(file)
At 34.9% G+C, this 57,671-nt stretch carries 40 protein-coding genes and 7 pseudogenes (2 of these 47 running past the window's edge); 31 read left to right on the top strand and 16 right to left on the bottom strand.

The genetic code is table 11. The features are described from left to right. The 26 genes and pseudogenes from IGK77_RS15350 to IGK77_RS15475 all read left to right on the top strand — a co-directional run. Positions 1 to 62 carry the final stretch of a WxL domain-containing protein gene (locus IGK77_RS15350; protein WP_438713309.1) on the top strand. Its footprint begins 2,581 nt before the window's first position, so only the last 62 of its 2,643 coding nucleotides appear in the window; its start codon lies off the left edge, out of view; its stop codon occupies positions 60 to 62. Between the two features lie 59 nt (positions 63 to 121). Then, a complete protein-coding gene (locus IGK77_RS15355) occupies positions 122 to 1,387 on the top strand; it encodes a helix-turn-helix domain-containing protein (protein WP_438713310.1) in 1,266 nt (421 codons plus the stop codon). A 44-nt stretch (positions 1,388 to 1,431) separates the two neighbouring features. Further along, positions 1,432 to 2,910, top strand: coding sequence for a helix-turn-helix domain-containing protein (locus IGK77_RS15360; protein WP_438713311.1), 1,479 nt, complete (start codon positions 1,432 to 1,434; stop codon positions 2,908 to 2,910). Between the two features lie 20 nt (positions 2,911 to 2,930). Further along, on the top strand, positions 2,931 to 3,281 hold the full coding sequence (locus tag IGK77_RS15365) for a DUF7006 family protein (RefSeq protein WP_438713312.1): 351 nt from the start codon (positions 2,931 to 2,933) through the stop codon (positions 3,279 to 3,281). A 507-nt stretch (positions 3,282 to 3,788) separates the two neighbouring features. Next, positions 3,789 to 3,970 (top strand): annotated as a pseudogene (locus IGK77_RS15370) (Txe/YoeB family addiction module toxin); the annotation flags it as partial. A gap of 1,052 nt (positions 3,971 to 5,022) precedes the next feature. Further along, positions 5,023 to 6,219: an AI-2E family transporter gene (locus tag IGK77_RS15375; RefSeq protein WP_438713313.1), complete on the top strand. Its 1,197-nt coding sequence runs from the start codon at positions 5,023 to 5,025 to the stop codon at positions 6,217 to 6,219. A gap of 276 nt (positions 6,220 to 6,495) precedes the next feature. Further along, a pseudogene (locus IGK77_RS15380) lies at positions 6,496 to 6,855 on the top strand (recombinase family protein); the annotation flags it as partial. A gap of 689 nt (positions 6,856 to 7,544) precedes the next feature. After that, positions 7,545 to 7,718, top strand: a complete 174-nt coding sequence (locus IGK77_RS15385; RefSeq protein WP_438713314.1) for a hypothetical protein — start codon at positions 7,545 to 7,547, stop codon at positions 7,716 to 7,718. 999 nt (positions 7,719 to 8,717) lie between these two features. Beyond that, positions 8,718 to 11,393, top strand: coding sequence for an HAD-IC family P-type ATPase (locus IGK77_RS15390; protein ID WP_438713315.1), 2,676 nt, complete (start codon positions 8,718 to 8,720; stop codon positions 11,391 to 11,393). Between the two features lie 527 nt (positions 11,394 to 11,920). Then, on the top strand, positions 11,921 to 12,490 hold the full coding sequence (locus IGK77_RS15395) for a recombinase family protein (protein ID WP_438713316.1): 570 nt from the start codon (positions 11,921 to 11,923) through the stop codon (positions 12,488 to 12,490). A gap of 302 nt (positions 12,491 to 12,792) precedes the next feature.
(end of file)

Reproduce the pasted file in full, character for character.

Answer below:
At 34.9% G+C, this 57,671-nt stretch carries 40 protein-coding genes and 7 pseudogenes (2 of these 47 running past the window's edge); 31 read left to right on the top strand and 16 right to left on the bottom strand.

The genetic code is table 11. The features are described from left to right. The 26 genes and pseudogenes from IGK77_RS15350 to IGK77_RS15475 all read left to right on the top strand — a co-directional run. Positions 1 to 62 carry the final stretch of a WxL domain-containing protein gene (locus IGK77_RS15350; protein WP_438713309.1) on the top strand. Its footprint begins 2,581 nt before the window's first position, so only the last 62 of its 2,643 coding nucleotides appear in the window; its start codon lies off the left edge, out of view; its stop codon occupies positions 60 to 62. Between the two features lie 59 nt (positions 63 to 121). Then, a complete protein-coding gene (locus IGK77_RS15355) occupies positions 122 to 1,387 on the top strand; it encodes a helix-turn-helix domain-containing protein (protein WP_438713310.1) in 1,266 nt (421 codons plus the stop codon). A 44-nt stretch (positions 1,388 to 1,431) separates the two neighbouring features. Further along, positions 1,432 to 2,910, top strand: coding sequence for a helix-turn-helix domain-containing protein (locus IGK77_RS15360; protein WP_438713311.1), 1,479 nt, complete (start codon positions 1,432 to 1,434; stop codon positions 2,908 to 2,910). Between the two features lie 20 nt (positions 2,911 to 2,930). Further along, on the top strand, positions 2,931 to 3,281 hold the full coding sequence (locus tag IGK77_RS15365) for a DUF7006 family protein (RefSeq protein WP_438713312.1): 351 nt from the start codon (positions 2,931 to 2,933) through the stop codon (positions 3,279 to 3,281). A 507-nt stretch (positions 3,282 to 3,788) separates the two neighbouring features. Next, positions 3,789 to 3,970 (top strand): annotated as a pseudogene (locus IGK77_RS15370) (Txe/YoeB family addiction module toxin); the annotation flags it as partial. A gap of 1,052 nt (positions 3,971 to 5,022) precedes the next feature. Further along, positions 5,023 to 6,219: an AI-2E family transporter gene (locus tag IGK77_RS15375; RefSeq protein WP_438713313.1), complete on the top strand. Its 1,197-nt coding sequence runs from the start codon at positions 5,023 to 5,025 to the stop codon at positions 6,217 to 6,219. A gap of 276 nt (positions 6,220 to 6,495) precedes the next feature. Further along, a pseudogene (locus IGK77_RS15380) lies at positions 6,496 to 6,855 on the top strand (recombinase family protein); the annotation flags it as partial. A gap of 689 nt (positions 6,856 to 7,544) precedes the next feature. After that, positions 7,545 to 7,718, top strand: a complete 174-nt coding sequence (locus IGK77_RS15385; RefSeq protein WP_438713314.1) for a hypothetical protein — start codon at positions 7,545 to 7,547, stop codon at positions 7,716 to 7,718. 999 nt (positions 7,719 to 8,717) lie between these two features. Beyond that, positions 8,718 to 11,393, top strand: coding sequence for an HAD-IC family P-type ATPase (locus IGK77_RS15390; protein ID WP_438713315.1), 2,676 nt, complete (start codon positions 8,718 to 8,720; stop codon positions 11,391 to 11,393). Between the two features lie 527 nt (positions 11,394 to 11,920). Then, on the top strand, positions 11,921 to 12,490 hold the full coding sequence (locus IGK77_RS15395) for a recombinase family protein (protein ID WP_438713316.1): 570 nt from the start codon (positions 11,921 to 11,923) through the stop codon (positions 12,488 to 12,490). A gap of 302 nt (positions 12,491 to 12,792) precedes the next feature.